I have a pretty distinctive style when it comes to home decor. I think it's best encapsulated by the term "minimalist chic" or maybe "timeless, bare ass walls and floors." The bottom line is this: I hate clutter, and if I haven't used something in the last week or so (and if I haven't seen you use it either, sweetheart) it's going to Goodwill. I've also been known to donate items of children's clothing simply because I'm tired of washing them. (When you outfit your young almost exclusively in thrift store couture, you can be ballsy like that. You're welcome.)
Imagine my surprise then when I found myself re-reading the it homemaking book of the summer and finding the following advice resonating within my soul: don't wait for the perfect house, don't put off decorating because you're renting, and don't use something you hate simply because it's on hand or "good enough."
Guilty, guiltier, and guiltiest, as charged.
But then she goes on to talk about her favorite activity being furniture rearrangement and my heart skipped a beat because me too! Second to dropping bags of s at the curb, building new rooms out of old pieces in new places is my favorite!
So as I drifted off to sleep last night I envisioned multiple rearrangements of our sad, sterile living room where little to no living was ever done and whose beautiful bay window sat unloved and ignored day after day. No morning coffees were being enjoyed on our single common area new furniture purchase: our pretty leather (okay, bonded leather) couch. No sunlight was being soaked up through that pretty window. I decided that all had to change.
|It's a great window, amiright? And mama Mary deserves fresh flowers, even though a cat bit off her thumbs.|
Mind you, I'm no photographer, iPhone enabled or not. I took not one single art/photo/crafting class in all my years of life. I mean I suppose there was mandatory art in elementary school, but I remember it not. Consider your eyeballs forewarned.
|Family room/kiddie watching/reading/crafting area: airy and decluttered (and washed out. See above.)|
|Everything be thrifted, everything be fabulous. (Oh, except the rug. HomeGoods 4 life.)|
I especially love this little wall. I feel like it's the most (only?) pinterest-worthy space in my home and not that I give a particular damn about that (maybe a very tiny one), but it's nice to feel like there's at least one area you wouldn't really change, even if you had the budget to do so:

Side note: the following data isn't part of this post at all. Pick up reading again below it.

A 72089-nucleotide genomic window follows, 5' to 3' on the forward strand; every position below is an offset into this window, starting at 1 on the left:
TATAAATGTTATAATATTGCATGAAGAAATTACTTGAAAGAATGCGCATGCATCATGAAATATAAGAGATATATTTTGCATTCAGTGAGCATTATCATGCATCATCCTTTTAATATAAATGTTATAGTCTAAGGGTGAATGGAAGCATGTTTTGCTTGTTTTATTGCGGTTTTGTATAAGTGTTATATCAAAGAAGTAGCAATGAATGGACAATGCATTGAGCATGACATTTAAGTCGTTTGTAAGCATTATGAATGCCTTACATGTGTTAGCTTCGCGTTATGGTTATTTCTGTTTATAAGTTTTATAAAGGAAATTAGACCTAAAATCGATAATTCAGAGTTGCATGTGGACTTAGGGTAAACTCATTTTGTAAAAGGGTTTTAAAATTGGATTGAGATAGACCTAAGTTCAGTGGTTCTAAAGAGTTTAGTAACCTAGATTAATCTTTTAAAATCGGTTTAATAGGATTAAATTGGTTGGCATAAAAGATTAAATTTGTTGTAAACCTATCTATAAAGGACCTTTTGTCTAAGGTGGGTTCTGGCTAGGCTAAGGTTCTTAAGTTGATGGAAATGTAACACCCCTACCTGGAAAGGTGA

|Check those wedding photos from Lucy O Photography. See that cute little Jude Landry print in that thrifted frame? I love. Also, globes. Probably the reason my 3 year old reads atlases for fun is genetic in origin.|
|Look how nice that looks! And that's on a dirty, hand me down kitchen table with a Bumbo in the background.|
Sorry, I got nothing. So here's the after, anyway. Just picture the before as bland, couch shoved against the wall immediately facing the front door, and seating for only 3 very cozy adults.
|Blurry front view.|
|Natural view with toddler photo bomber.|
|From the side|
|Looking from the front door.|
Spiritual, you ask? Yes, because you see, (or maybe you don't, but I'm about to do a little confessing to you so pull on your stole) sometimes I shop out of a place of emptiness, and I don't just mean the bare walls kind. I mean sometimes I really, truly believe that something I find at Target or TJ Maxx or Nordstrom Rack is going to make it all better. Is going to make me feel happy/fulfilled/peaceful. So imagine my surprise at how incredible it felt to buy nothing, to grasp for nothing, to simply make do with what was already on hand...and to have it turn out so utterly to my satisfaction.
I think that's been my biggest takeaway from the Nesting Place: love where you are, and be grateful for what you have. And for the love of chevron and jute rugs, don't consign yourself to living in a half-assembled dump just because you're not commanding a Pottery Barn budget and dwelling in a 3,000 square foot palace. And if you are dwelling in a half-assembled dump? Or, say, a refuge camp? You can work with that, too.
Check this out: